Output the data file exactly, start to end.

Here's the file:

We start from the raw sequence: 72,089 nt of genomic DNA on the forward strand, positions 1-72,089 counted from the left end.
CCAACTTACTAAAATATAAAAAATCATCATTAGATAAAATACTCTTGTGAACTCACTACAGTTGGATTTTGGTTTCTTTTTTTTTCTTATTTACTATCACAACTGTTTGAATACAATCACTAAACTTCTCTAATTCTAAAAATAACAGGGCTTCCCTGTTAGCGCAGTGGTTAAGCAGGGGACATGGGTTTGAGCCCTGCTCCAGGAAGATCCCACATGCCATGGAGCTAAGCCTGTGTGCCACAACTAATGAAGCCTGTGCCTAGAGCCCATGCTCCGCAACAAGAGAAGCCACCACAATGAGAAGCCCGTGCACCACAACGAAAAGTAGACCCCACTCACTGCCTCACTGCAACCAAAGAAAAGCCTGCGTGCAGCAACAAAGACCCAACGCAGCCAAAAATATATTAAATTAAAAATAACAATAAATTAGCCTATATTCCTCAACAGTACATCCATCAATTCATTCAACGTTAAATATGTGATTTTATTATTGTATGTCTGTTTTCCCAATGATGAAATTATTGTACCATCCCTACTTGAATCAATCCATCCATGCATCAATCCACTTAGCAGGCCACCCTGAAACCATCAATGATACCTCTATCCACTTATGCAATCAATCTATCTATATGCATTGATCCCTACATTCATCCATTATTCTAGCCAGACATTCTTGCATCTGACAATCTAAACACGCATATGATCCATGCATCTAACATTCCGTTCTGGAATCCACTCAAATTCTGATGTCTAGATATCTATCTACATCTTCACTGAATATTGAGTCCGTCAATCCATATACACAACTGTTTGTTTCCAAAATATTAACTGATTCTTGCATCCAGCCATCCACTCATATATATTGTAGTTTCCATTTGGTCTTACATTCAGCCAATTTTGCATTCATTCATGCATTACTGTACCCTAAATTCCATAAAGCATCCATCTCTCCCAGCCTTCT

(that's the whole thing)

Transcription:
We start from the raw sequence: 72,089 nt of genomic DNA on the forward strand, positions 1-72,089 counted from the left end.
CCAACTTACTAAAATATAAAAAATCATCATTAGATAAAATACTCTTGTGAACTCACTACAGTTGGATTTTGGTTTCTTTTTTTTTCTTATTTACTATCACAACTGTTTGAATACAATCACTAAACTTCTCTAATTCTAAAAATAACAGGGCTTCCCTGTTAGCGCAGTGGTTAAGCAGGGGACATGGGTTTGAGCCCTGCTCCAGGAAGATCCCACATGCCATGGAGCTAAGCCTGTGTGCCACAACTAATGAAGCCTGTGCCTAGAGCCCATGCTCCGCAACAAGAGAAGCCACCACAATGAGAAGCCCGTGCACCACAACGAAAAGTAGACCCCACTCACTGCCTCACTGCAACCAAAGAAAAGCCTGCGTGCAGCAACAAAGACCCAACGCAGCCAAAAATATATTAAATTAAAAATAACAATAAATTAGCCTATATTCCTCAACAGTACATCCATCAATTCATTCAACGTTAAATATGTGATTTTATTATTGTATGTCTGTTTTCCCAATGATGAAATTATTGTACCATCCCTACTTGAATCAATCCATCCATGCATCAATCCACTTAGCAGGCCACCCTGAAACCATCAATGATACCTCTATCCACTTATGCAATCAATCTATCTATATGCATTGATCCCTACATTCATCCATTATTCTAGCCAGACATTCTTGCATCTGACAATCTAAACACGCATATGATCCATGCATCTAACATTCCGTTCTGGAATCCACTCAAATTCTGATGTCTAGATATCTATCTACATCTTCACTGAATATTGAGTCCGTCAATCCATATACACAACTGTTTGTTTCCAAAATATTAACTGATTCTTGCATCCAGCCATCCACTCATATATATTGTAGTTTCCATTTGGTCTTACATTCAGCCAATTTTGCATTCATTCATGCATTACTGTACCCTAAATTCCATAAAGCATCCATCTCTCCCAGCCTTCT